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Practical and conceptual approaches on the use of rock- and paleo-magnetism in stratigraphic, chronostratigraphic, environmental, volcanic, structural and tectonic studies.
|Paper title||Advanced Topics in Geophysics 2|
|Teaching period||Semester 2 (On campus)|
|Domestic Tuition Fees (NZD)||$673.90|
|International Tuition Fees (NZD)||$2,981.97|
- GEOL 431
This paper is suitable for someone with a BSc (or equivalent) in a physical science.
- Teaching staff
- Paper Structure
- Introduction 1 - The origins of the geomagnetic field
- Introduction 2 - Remanence
- Introduction 3 - Magnetic mineralogy
- Introduction 4 - Laboratory and field techniques
- The geomagnetic polarity timescale
- Secular variations
- Relative paleointensity and the next generation magnetic timescale
- Environmental magnetism
- Magnetic fabrics and paleoceanography
- Paleomagnetic techniques for volcanology
- Magnetic fabrics and rock deformation
- Paleomagnetic studies and structural geology
This paper will draw on the book 'PALEOMAGNETISM: Magnetic Domains to Geologic Terranes' By Robert F. Butler, which is available for download from https://www.geo.arizona.edu/Paleomag/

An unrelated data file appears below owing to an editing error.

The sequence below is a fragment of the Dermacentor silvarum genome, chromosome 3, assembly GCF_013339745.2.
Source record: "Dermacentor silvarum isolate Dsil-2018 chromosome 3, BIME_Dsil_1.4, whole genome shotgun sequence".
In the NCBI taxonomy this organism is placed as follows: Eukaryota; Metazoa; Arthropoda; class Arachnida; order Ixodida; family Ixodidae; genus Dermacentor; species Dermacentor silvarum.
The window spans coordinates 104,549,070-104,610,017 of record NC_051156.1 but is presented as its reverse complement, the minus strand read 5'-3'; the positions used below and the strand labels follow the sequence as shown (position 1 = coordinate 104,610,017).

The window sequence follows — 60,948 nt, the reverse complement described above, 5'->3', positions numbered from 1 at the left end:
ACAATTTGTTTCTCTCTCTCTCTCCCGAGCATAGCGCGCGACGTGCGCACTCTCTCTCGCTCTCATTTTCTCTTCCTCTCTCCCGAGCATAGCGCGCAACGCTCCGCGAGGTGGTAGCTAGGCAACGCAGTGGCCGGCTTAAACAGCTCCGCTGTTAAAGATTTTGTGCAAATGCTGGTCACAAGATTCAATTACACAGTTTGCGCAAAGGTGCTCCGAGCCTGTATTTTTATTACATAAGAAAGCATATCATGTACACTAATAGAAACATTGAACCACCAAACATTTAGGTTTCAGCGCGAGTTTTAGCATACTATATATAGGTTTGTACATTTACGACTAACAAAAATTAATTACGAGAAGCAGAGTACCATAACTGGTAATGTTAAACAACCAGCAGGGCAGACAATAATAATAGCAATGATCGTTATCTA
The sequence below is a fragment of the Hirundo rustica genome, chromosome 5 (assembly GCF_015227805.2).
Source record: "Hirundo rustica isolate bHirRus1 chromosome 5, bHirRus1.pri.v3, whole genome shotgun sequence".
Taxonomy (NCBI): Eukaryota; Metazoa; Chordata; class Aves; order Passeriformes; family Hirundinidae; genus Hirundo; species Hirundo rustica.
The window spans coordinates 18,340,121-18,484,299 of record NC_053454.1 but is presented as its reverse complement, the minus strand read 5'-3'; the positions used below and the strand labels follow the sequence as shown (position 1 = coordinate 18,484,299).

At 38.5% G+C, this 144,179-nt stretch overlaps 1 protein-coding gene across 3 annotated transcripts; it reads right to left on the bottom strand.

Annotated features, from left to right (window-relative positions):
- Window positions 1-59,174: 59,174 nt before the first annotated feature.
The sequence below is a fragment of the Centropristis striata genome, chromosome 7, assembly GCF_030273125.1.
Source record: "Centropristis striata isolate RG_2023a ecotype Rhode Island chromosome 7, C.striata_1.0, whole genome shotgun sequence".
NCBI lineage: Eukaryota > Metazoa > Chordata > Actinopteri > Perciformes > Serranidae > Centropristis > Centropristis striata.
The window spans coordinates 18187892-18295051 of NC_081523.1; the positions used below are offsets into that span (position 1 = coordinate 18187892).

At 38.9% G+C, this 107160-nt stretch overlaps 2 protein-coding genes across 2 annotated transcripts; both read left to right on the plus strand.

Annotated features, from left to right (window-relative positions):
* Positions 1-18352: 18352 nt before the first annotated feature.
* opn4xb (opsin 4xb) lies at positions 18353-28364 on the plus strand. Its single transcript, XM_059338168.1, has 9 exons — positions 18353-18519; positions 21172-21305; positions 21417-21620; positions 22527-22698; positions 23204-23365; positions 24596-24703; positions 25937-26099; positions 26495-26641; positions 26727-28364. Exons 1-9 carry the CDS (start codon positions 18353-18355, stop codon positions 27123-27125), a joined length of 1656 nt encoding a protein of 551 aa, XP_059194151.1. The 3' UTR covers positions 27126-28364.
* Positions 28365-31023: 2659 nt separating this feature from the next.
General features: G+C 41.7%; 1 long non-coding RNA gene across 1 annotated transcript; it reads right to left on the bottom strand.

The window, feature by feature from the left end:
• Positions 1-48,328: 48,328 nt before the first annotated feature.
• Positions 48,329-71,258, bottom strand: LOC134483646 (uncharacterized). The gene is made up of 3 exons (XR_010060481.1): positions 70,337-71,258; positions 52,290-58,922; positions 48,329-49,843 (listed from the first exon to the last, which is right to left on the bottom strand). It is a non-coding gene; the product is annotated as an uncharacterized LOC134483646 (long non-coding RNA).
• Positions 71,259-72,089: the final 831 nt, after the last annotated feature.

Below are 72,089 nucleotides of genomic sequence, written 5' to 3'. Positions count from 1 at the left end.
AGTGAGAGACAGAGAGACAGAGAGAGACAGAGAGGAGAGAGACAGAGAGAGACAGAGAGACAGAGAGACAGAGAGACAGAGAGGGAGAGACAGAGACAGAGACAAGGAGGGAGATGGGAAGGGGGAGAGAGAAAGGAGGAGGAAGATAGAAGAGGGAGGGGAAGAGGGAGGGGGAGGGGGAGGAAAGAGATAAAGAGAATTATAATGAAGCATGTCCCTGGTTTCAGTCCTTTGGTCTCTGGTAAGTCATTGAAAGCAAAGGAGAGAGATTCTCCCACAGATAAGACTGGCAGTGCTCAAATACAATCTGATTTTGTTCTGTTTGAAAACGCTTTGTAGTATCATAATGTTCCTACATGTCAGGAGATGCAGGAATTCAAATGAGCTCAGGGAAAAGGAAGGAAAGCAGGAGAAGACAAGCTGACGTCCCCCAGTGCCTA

- Graduate Attributes Emphasised
Global perspective, Communication, Critical thinking, Environmental literacy, Research, Self-motivation.
View more information about Otago's graduate attributes.
- Learning Outcomes
- Understanding how the field of rock and paleomagnetism has developed and been applied to a number of complex geological problems and contemporary topics. This will include an understanding of the advantages and limitations of paleomagnetic methods over other geological and geophysical techniques. (Graduate Profile Attributes: Scholarship, Research, Interdisciplinary perspective, Global perspective, Environmental literacy, Ethics, Lifelong learning and Critical thinking)
- The ability to acquire and critically evaluate rock and paleomagnetism datasets and research material. (Graduate Profile Attributes: Scholarship, Research, Interdisciplinary perspective, Critical thinking, Information literacy, Communication, Self-motivation and Teamwork)
- Development of independent and group skills for communicating geophysical research in small group and more formal (seminar presentation) settings. This will include the ability to prepare for and produce coherent written and oral presentations and arguments about the methods and datasets that they present. They will challenge conventional assumptions and consider different options and viewpoints when discussing results. Students will develop an appreciation for flexibility, adaptability and creativity in seismic research. (Graduate Profile Attributes: Scholarship, Research, Interdisciplinary perspective, Critical thinking, Communication, Self-motivation, Lifelong learning and Teamwork)